(Reuters) – Spain’s inflation remained at a 29-year-high in November for the second month in a row, propelled by food and fuel prices, final monthly data from the National Statistics Institute (INE) showed on Wednesday.
Consumer prices rose 5.5% year-on-year in November, the fastest pace since 1992, according to final data from INE, up from 5.4% in October.
The flash estimate for November released late last month was 5.6%. The monthly inflation rate in November was 0.3%.
Food and transport prices rose 3.3% and 13.5% from a year ago, the INE said in its more detailed second reading, pushed by high fuel prices.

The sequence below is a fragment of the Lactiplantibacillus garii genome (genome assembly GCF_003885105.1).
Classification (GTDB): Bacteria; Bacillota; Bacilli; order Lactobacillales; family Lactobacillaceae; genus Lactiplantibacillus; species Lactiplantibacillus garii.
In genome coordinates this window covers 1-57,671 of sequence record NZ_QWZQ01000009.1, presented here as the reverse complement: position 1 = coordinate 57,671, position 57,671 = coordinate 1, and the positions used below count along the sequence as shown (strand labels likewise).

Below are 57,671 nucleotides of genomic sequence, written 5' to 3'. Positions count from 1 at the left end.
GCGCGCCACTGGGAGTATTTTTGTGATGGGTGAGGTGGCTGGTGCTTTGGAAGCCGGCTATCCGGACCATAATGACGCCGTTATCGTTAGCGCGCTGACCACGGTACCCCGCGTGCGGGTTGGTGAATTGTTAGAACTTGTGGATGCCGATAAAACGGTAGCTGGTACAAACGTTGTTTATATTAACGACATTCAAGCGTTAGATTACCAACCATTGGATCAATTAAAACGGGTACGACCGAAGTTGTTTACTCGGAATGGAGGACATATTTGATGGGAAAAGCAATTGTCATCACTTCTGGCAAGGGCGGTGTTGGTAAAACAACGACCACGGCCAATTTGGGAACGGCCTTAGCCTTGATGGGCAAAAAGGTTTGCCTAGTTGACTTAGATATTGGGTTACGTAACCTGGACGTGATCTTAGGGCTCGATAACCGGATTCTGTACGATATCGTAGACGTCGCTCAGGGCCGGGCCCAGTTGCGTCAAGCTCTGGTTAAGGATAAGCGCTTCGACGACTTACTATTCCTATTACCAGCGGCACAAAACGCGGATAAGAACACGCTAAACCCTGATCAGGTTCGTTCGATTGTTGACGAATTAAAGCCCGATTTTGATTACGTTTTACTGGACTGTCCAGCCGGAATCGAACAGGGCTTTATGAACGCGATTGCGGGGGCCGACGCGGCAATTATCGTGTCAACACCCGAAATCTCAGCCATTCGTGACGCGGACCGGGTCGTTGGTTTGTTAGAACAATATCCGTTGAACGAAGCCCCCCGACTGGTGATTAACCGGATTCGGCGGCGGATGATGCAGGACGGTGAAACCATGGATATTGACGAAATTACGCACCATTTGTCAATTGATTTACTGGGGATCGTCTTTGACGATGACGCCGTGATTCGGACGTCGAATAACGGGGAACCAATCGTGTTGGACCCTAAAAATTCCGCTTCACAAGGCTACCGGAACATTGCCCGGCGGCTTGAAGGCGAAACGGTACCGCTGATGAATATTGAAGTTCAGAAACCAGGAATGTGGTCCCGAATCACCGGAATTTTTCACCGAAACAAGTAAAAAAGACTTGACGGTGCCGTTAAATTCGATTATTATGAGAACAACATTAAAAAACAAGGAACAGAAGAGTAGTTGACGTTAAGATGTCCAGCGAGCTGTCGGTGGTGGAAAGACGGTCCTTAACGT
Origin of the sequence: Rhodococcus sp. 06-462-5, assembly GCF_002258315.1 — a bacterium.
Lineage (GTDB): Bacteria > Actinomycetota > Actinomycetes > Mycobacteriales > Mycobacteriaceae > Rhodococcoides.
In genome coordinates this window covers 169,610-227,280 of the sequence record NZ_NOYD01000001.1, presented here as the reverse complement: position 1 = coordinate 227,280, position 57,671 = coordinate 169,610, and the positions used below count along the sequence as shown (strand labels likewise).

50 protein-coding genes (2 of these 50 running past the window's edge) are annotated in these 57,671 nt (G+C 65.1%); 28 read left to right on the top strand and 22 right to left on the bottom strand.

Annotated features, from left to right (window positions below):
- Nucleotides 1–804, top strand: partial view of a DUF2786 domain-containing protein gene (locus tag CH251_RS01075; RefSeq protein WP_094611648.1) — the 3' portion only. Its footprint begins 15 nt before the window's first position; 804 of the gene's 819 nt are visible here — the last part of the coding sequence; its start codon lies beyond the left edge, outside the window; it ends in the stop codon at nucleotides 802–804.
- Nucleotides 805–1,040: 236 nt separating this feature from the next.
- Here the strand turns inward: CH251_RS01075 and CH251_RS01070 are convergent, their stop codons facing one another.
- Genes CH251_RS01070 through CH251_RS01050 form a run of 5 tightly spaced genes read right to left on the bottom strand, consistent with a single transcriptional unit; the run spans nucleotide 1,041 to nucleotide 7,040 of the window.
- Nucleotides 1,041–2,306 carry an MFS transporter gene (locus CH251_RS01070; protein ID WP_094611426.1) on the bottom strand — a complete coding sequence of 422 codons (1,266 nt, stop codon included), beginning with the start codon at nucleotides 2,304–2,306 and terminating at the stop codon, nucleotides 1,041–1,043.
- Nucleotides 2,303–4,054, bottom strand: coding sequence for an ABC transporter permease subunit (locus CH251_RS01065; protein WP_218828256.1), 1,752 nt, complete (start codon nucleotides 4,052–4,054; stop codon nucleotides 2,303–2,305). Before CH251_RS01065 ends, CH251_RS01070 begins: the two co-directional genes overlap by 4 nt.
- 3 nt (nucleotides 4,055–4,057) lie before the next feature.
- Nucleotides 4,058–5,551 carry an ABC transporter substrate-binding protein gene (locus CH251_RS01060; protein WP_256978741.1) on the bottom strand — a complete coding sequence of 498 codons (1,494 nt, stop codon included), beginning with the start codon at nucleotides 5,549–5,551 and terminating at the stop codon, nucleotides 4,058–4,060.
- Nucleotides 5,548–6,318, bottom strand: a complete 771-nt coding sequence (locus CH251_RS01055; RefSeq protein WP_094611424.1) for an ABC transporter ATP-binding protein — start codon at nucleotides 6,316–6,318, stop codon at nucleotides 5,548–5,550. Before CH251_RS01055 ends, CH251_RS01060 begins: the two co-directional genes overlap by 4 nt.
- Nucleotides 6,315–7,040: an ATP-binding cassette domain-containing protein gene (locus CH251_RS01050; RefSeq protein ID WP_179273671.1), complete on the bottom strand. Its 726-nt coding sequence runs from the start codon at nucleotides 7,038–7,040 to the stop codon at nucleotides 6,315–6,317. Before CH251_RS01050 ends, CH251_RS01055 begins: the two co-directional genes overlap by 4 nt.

Core inflation, which strips out volatile food and energy prices, was 1.7% year-on-year, compared with a reading of 1.4% a month earlier, INE added.
High inflation threatens Spain’s growth prospects. Bank of Spain Governor Pablo Hernandez de Cos said on Tuesday that rising inflation, supply bottlenecks and a surge in COVID-19 cases in Europe would hit the Spanish economy and prompt a slight downward revision of growth forecasts in the fourth quarter and early 2022.
Meanwhile, the European Central Bank is maintaining its message that rapid price growth is temporary. ECB President Christine Lagarde said earlier this month that euro zone inflation had already peaked and may soon begin a decline that will continue through next year.
(Reporting by Aida Pelaez-Fernandez, editing by Inti Landauro and Alex Richardson)